COLUMBUS _ Republican and Democratic Ohio House members are sharing relatively
similar ideas with Gov. George Voinovich on how to improve a proposed school
House Democrats met with Voinovich for 90 minutes Thursday to discuss how
they would like to change a proposed constitutional amendment to increase
funding for primary and secondary education. The Ohio Supreme Court ruled
the current system unconstitutional in March and ordered the legislature
to come up with a new plan.
``We want to make sure the education budget is the highest priority of the
state,'' said Rep. Vernon Sykes, D-Akron.
Sykes, ranking minority member of the House finance committee, is leading
the Democrats' effort to change the Republican resolutions that would place
an education reform package on the Nov. 4 ballot. The plan currently includes
an increase in the sales tax from five to six percent, a 12-cent per pack
increase in cigarette taxes and a cut in business property taxes.
Sykes said the Democrats would like to eliminate the sales and cigarette
tax increases from the plan.
The Democrats would like to eliminate reductions in the state income tax,
cut other loopholes out of the state tax plans and require the state to
cut the budgets of other state agencies.
Rep. Michael Verich, D-Warren, said the governor was receptive, but did
not indicate support for the changes. Verich said Voinovich liked the Democrats
idea to set the state education budget first then dole out what is left
over to other state programs.
Verich said before he and other lawmakers can endorse the ballot issue,
he has to receive from the administration a thorough definition of what
is included in an``adequate education'' and how exactly school districts
will be held responsible for producing results.
``I think we have to give the voters a clear idea of what we are giving
the schools are what we are getting in return,'' he said.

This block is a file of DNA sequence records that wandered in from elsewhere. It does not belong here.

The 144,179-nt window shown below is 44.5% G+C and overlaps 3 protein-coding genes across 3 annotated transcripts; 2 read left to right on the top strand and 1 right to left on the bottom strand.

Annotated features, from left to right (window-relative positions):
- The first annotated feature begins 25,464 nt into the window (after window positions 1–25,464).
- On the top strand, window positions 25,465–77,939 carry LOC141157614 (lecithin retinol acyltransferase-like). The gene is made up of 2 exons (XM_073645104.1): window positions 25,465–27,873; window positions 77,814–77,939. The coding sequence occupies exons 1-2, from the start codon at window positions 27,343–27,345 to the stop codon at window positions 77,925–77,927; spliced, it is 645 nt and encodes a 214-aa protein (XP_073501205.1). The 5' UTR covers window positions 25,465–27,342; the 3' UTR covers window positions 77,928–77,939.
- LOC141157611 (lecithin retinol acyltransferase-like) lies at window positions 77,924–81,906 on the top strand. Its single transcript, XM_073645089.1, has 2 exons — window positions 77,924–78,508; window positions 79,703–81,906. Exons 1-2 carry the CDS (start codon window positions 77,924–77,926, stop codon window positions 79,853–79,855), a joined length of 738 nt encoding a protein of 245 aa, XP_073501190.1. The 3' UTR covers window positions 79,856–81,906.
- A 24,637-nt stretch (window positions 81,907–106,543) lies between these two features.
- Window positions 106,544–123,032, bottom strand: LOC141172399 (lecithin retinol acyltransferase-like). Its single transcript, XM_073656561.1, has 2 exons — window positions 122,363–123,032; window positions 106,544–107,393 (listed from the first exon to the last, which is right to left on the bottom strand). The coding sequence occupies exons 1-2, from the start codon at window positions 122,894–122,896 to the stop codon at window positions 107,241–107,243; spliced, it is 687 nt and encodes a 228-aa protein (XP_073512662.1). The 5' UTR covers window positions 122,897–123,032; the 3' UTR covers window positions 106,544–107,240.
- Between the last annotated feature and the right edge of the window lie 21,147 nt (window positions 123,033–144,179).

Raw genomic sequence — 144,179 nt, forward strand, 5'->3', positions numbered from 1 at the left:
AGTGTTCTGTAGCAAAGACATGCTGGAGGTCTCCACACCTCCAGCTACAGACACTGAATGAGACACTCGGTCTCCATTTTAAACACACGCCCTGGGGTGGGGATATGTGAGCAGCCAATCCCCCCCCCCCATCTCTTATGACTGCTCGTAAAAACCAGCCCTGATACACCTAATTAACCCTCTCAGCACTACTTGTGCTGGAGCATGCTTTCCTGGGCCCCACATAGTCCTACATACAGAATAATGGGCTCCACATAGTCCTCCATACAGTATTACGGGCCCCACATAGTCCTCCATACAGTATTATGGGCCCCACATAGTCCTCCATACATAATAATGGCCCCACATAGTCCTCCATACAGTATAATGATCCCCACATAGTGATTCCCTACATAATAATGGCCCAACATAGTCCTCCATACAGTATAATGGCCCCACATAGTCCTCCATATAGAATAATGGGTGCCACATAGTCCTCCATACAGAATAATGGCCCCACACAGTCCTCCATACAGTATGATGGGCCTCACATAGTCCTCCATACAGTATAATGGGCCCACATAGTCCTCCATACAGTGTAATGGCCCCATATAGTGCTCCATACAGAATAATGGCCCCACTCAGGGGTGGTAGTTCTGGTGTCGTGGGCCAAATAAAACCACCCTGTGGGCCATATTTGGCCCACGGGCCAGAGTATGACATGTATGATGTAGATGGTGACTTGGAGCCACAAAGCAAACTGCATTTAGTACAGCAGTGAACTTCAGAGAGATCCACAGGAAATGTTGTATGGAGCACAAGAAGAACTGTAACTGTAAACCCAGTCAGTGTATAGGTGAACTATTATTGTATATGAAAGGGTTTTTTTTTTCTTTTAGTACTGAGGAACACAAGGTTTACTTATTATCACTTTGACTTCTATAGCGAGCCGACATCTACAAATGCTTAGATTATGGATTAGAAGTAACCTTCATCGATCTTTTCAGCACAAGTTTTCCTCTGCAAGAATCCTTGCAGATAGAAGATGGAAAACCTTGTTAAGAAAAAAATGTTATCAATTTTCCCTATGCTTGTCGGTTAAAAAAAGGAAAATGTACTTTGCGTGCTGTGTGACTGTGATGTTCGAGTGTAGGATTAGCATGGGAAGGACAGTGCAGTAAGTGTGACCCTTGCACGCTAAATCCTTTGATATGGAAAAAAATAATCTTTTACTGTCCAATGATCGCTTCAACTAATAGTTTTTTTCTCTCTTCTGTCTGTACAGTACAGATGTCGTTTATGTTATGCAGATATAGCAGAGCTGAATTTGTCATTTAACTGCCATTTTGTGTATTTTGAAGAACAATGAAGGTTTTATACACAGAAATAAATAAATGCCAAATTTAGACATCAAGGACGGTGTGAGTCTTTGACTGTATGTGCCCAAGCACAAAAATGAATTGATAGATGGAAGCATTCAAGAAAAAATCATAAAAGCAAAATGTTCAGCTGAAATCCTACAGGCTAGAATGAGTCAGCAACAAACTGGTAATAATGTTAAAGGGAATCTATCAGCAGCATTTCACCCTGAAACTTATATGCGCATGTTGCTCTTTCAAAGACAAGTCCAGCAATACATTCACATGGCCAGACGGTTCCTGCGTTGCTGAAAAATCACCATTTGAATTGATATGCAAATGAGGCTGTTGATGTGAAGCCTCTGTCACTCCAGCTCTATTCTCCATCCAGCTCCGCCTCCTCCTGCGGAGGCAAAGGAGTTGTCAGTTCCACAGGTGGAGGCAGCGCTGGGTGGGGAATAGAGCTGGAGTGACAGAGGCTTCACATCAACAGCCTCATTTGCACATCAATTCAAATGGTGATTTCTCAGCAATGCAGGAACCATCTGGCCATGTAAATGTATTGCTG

Cooperation among the parties in the House stands in contrast to continued
bipartisan feuding in the Ohio Senate that was touched off when the Republicans
released a June 29 memo from Sen. Leigh Herington, D-Kent, to Minority Leader
Ben Espy, D-Columbus, indicating the Democrats should find a way not to
support the Republican's school funding proposal.
In the memo, Herington wrote, ``It is imperative that we distinguish our
program from that of the Republicans, and that we not give up our political
advantage by agreeing to their program nor by being maneuvered into a position
which compromises the differences that we must articulate.''
Senate President Richard Finan, R-Cincinnati, sent a letter to Espy Thursday
asking the Democrats for their input into the funding plan rather than waiting
to release their own ideas until after the Aug. 6 deadline to place an issue
on the fall ballot.
``If you and your colleagues have specific ideas on the best approach to
addressing the school funding issue, now is the time for them to surface.
Although that may not serve you politically, it will serve the interest
of those who have placed their trust in us to oversee state government in
Ohio,'' Finan said.
Earlier Thursday, the House finance committee concluded hearings for the
week on the funding plan. Finance Committee Chairman Tom Johnson, R-New
Concord, said he will be meeting with Sykes and other Democrats to share
ideas on changing the plan. Johnson will also be meeting with majority Republicans
in the House and Senate to get their input before releasing a revised version
of the ballot proposal.
``I think we will have a substitute resolution on Tuesday and plan to have
a vote on Thursday,'' he said.
Rep. Kerry Metzger, R-New Philadelphia, said he is one of several finance
committee members that wants to amend the plan to ensure it provides a long-term
solution to school funding.
Metzger and Sykes both said they would like to see the state earmark a portion
of the state income tax to ensure it provides ample resources for education.
The two also expressed similar reservations about the administration's plan
for property taxes. The plan now would allow voters district-by-district
to permit property taxes for schools to grow with inflation.
The supreme court ruling said the state's education system should be less
reliant on local property taxes because it creates great disparities in
the money available for education between rich and poor districts.
``I think if we earmark the income tax for education we can become less
reliant on property taxes,'' Metzger said.
Finance Committee Vice-Chairman Ron Amstutz, R-Wooster, said House members
have not reached any consensus on the changes they want to make to the plan.
Amstutz said he wants the proposal to only make necessary changes to the
state constitution and not include items, such as tax increases, that could
be done by changes in the law.
Espy said the Senate Democrats will release their funding suggestions next
Johnson said he expects many Democrats will endorse the House plan because
he will work closely with them to craft it.
``I think they are as interested in funding education as the Republicans
are,'' he said.